There is no question that social media sites have taken a big chunk out of mainstream media sources in providing news and conversation-topics to an increasingly plugged-in public. Places like Reddit and Digg are becoming the new front-page for many news-junkies who thrive on variety. Especially for younger generations, social media—not Fox News or CNN or the NY Times—is becoming the place where one catches-up on news, spreads information, and sounds their opinions. In this case, however, the opinions aren’t between friends, but between thousands of individuals and one big corporation.
While it’s clear that Nestle has been taken aback by the scale and vehemence of the protest, it’s just as clear that there are plenty of individuals out there who are simply fed-up with the actions of many multinational corporations, which they view as spoiling the environment for profit, stomping on human rights, exploiting the poor, and turning a deaf ear to any criticism.
In fact, while the protest has focused on Nestle’s impact on rainforests in Indonesia, it has also tacked on a list of other abuses by the food-giant. Social-media users have unearthed a multitude of skeletons in Nestle’s closest: aggressive marketing of baby formula to mothers in the developing world causing malnutrition and mortality; illegal extraction of groundwater in Brazil for Nestle company, Perrier; child labor abuses in Ghana for the production of chocolate; aggressive labor busting, including in Colombia where eight unionizing Nestle employees were assassinated, though there is no link to the company for the killings; and continuing to promote unhealthy foods around the world.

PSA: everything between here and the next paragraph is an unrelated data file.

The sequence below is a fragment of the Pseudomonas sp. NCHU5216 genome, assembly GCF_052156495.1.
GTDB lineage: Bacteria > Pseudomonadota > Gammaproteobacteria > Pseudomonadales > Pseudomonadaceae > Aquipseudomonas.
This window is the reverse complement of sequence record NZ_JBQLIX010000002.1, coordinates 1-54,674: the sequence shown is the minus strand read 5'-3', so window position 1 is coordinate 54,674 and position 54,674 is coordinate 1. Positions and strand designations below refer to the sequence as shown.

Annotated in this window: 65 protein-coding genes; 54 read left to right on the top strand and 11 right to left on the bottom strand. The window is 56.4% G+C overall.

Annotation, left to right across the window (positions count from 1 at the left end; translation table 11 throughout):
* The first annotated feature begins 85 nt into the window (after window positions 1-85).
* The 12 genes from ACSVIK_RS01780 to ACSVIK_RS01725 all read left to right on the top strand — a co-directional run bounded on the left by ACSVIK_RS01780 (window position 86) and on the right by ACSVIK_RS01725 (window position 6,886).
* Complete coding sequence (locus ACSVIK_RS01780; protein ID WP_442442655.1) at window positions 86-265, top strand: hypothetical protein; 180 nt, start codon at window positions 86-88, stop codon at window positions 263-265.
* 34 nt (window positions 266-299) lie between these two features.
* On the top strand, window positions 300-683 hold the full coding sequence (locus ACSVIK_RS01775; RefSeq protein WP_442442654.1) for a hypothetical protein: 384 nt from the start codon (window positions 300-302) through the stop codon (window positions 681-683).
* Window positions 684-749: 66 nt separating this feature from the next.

Indonesia has some of the world’s most biodiverse rainforests, sporting well-known species like orangutans, tigers, elephants, komodo dragons, and rhinos. But most of Indonesia’s species are tiny like this red grasshawk dragonfly. Photo by: Rhett A. Butler.
The online protest against Nestle didn’t really take off until after the company pushed YouTube to remove a clever video from Greenpeace criticizing the company, citing copyright infringement. While the protest may owe much of its beginning to Nestle’s own draconian measures, including callous comments from a moderator on its Facebook page, it will be doubly interesting to see what Greenpeace, and other activist organization, learn from the uproar. While Greenpeace, one of the savviest and most effective activist organizations out there, has long used social media to spread information about its campaigns, it is not always easy to get people physically involved in an issue. Social media, however, allows for little long-term commitment and a chance to reach companies directly. I bet that Greenpeace and others will increasingly view online media as the most important tool to reach long ambivalent and distant corporations.